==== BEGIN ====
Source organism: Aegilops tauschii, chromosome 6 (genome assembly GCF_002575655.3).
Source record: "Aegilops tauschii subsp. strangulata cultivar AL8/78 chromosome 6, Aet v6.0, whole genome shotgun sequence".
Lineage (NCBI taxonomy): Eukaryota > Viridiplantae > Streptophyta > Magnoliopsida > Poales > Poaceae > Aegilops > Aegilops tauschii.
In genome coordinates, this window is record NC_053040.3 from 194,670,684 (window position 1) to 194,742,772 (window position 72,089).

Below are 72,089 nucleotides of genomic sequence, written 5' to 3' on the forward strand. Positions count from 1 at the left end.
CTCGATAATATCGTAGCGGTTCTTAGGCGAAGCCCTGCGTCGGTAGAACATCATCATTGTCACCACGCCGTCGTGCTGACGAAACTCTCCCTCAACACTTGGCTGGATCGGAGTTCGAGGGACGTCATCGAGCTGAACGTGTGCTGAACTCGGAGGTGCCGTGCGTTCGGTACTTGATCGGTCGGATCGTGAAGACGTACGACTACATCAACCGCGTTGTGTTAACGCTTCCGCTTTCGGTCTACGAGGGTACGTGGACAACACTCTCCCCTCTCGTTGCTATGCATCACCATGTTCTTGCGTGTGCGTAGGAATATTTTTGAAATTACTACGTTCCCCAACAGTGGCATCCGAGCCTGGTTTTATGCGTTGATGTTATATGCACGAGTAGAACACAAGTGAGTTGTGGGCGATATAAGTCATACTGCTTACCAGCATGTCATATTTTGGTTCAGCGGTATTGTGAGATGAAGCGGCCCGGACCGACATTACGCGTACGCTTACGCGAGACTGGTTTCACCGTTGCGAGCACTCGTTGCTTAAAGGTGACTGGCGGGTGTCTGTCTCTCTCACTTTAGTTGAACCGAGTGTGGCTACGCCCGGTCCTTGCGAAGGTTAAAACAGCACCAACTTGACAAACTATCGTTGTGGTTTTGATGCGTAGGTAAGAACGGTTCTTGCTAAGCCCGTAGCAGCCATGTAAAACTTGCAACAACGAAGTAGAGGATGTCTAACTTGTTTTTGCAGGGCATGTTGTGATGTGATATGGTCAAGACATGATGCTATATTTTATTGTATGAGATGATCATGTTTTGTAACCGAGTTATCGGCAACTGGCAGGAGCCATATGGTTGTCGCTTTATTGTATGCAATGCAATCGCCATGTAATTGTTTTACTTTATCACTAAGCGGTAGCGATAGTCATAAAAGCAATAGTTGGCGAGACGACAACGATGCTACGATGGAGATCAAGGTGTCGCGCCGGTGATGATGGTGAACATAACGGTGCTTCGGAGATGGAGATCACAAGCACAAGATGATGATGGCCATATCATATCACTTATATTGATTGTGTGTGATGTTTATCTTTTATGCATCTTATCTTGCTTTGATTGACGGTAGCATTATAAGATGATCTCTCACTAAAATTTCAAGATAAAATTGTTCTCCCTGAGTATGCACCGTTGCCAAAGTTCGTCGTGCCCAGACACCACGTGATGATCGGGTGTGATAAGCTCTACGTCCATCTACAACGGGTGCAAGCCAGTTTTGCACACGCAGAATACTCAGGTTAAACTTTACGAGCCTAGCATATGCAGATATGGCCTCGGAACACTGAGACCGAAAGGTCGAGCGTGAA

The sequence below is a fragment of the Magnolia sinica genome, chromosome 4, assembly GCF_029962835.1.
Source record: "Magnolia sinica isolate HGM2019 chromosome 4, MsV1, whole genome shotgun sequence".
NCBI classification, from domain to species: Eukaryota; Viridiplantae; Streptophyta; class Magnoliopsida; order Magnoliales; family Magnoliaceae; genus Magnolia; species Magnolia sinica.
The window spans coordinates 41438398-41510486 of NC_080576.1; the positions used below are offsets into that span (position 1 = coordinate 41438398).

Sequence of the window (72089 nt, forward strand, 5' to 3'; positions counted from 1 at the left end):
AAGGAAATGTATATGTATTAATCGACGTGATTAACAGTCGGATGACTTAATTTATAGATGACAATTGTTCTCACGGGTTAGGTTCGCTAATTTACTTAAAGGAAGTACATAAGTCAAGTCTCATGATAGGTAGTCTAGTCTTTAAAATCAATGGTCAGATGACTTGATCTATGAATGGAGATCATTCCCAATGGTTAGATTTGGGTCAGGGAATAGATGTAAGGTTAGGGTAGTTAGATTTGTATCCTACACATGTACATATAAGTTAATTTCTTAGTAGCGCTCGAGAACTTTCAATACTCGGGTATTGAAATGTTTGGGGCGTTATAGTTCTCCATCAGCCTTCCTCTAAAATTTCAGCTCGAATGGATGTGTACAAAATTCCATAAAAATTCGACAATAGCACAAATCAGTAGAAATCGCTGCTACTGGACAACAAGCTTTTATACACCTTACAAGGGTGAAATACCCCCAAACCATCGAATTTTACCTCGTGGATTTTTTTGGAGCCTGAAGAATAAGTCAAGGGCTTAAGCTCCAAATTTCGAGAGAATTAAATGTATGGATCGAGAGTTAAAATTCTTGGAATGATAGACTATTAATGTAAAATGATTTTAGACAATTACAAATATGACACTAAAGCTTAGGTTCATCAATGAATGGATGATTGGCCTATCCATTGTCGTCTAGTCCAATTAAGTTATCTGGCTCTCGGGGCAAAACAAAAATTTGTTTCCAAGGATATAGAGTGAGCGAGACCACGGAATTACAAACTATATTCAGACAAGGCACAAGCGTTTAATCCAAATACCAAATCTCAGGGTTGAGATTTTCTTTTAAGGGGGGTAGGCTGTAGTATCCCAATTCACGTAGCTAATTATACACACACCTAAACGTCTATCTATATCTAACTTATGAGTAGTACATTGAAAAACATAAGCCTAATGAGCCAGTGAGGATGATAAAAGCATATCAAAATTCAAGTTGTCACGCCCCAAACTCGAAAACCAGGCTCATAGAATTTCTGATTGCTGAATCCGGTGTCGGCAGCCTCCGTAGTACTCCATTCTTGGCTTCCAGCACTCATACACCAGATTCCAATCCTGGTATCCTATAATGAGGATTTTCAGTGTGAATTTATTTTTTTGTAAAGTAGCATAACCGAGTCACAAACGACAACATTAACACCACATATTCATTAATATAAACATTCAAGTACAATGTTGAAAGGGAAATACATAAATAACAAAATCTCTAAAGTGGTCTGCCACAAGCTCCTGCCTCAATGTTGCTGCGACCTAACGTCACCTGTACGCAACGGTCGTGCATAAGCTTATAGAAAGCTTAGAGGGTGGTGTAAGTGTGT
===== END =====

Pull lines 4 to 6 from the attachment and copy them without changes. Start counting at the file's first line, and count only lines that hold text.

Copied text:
In genome coordinates, this window is record NC_053040.3 from 194,670,684 (window position 1) to 194,742,772 (window position 72,089).

Below are 72,089 nucleotides of genomic sequence, written 5' to 3' on the forward strand. Positions count from 1 at the left end.
CTCGATAATATCGTAGCGGTTCTTAGGCGAAGCCCTGCGTCGGTAGAACATCATCATTGTCACCACGCCGTCGTGCTGACGAAACTCTCCCTCAACACTTGGCTGGATCGGAGTTCGAGGGACGTCATCGAGCTGAACGTGTGCTGAACTCGGAGGTGCCGTGCGTTCGGTACTTGATCGGTCGGATCGTGAAGACGTACGACTACATCAACCGCGTTGTGTTAACGCTTCCGCTTTCGGTCTACGAGGGTACGTGGACAACACTCTCCCCTCTCGTTGCTATGCATCACCATGTTCTTGCGTGTGCGTAGGAATATTTTTGAAATTACTACGTTCCCCAACAGTGGCATCCGAGCCTGGTTTTATGCGTTGATGTTATATGCACGAGTAGAACACAAGTGAGTTGTGGGCGATATAAGTCATACTGCTTACCAGCATGTCATATTTTGGTTCAGCGGTATTGTGAGATGAAGCGGCCCGGACCGACATTACGCGTACGCTTACGCGAGACTGGTTTCACCGTTGCGAGCACTCGTTGCTTAAAGGTGACTGGCGGGTGTCTGTCTCTCTCACTTTAGTTGAACCGAGTGTGGCTACGCCCGGTCCTTGCGAAGGTTAAAACAGCACCAACTTGACAAACTATCGTTGTGGTTTTGATGCGTAGGTAAGAACGGTTCTTGCTAAGCCCGTAGCAGCCATGTAAAACTTGCAACAACGAAGTAGAGGATGTCTAACTTGTTTTTGCAGGGCATGTTGTGATGTGATATGGTCAAGACATGATGCTATATTTTATTGTATGAGATGATCATGTTTTGTAACCGAGTTATCGGCAACTGGCAGGAGCCATATGGTTGTCGCTTTATTGTATGCAATGCAATCGCCATGTAATTGTTTTACTTTATCACTAAGCGGTAGCGATAGTCATAAAAGCAATAGTTGGCGAGACGACAACGATGCTACGATGGAGATCAAGGTGTCGCGCCGGTGATGATGGTGAACATAACGGTGCTTCGGAGATGGAGATCACAAGCACAAGATGATGATGGCCATATCATATCACTTATATTGATTGTGTGTGATGTTTATCTTTTATGCATCTTATCTTGCTTTGATTGACGGTAGCATTATAAGATGATCTCTCACTAAAATTTCAAGATAAAATTGTTCTCCCTGAGTATGCACCGTTGCCAAAGTTCGTCGTGCCCAGACACCACGTGATGATCGGGTGTGATAAGCTCTACGTCCATCTACAACGGGTGCAAGCCAGTTTTGCACACGCAGAATACTCAGGTTAAACTTTACGAGCCTAGCATATGCAGATATGGCCTCGGAACACTGAGACCGAAAGGTCGAGCGTGAA